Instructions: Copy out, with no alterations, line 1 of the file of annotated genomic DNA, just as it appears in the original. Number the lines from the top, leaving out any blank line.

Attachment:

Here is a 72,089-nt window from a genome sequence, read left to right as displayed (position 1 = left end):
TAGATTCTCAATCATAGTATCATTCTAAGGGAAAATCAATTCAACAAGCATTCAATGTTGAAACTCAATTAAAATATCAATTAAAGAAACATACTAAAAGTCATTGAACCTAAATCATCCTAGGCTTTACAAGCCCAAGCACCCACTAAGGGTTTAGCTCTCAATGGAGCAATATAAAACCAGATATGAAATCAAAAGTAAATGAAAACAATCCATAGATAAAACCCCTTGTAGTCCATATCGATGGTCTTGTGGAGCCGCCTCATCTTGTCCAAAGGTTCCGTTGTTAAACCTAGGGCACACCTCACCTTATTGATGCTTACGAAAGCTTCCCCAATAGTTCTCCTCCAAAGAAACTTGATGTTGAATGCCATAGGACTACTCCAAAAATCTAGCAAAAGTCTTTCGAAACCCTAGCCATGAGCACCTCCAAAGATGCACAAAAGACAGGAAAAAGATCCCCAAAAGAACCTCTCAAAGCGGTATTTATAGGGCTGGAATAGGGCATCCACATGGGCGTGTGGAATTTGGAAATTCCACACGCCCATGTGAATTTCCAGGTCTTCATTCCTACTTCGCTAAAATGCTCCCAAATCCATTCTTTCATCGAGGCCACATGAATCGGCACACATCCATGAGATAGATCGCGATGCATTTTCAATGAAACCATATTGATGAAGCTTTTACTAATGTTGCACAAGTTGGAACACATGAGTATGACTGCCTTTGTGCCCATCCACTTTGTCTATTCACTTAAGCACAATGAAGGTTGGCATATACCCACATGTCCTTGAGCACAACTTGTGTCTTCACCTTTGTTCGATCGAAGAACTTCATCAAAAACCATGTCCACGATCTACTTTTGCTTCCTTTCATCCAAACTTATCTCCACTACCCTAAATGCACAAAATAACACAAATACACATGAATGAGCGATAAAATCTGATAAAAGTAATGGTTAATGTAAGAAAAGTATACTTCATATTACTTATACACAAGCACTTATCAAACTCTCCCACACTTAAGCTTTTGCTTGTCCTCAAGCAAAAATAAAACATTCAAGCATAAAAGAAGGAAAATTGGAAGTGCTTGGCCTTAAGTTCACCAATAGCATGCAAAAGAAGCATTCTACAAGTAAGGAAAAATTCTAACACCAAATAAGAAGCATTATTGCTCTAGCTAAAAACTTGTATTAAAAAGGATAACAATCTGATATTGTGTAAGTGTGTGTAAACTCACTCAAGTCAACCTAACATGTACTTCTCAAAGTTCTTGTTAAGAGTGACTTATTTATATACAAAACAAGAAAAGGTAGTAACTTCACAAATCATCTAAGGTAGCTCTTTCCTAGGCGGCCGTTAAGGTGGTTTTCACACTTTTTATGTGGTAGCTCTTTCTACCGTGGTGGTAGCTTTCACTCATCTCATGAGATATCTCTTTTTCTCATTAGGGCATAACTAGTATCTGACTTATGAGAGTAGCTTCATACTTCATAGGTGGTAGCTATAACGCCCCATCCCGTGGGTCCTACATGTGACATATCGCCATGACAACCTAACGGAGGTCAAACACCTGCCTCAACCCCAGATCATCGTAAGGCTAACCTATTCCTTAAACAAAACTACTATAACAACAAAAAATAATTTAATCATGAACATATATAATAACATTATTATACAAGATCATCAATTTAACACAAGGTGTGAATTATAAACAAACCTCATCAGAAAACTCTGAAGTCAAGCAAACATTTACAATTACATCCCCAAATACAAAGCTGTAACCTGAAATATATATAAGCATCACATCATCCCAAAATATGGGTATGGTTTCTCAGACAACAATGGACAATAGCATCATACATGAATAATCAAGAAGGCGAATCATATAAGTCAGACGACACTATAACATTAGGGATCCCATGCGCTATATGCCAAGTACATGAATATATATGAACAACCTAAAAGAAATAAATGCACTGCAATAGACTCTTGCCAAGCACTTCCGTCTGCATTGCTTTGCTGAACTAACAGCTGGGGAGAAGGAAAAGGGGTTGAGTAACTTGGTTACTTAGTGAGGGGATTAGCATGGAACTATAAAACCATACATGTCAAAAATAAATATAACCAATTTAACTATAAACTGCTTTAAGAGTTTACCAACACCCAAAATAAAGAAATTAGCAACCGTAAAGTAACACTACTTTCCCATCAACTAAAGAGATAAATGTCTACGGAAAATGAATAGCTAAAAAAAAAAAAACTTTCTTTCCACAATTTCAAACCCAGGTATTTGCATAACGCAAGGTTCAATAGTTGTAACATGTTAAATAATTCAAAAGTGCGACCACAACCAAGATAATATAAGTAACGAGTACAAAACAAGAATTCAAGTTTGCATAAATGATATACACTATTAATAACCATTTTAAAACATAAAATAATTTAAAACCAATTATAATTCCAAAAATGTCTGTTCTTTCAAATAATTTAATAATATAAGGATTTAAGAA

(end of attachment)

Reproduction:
Here is a 72,089-nt window from a genome sequence, read left to right as displayed (position 1 = left end):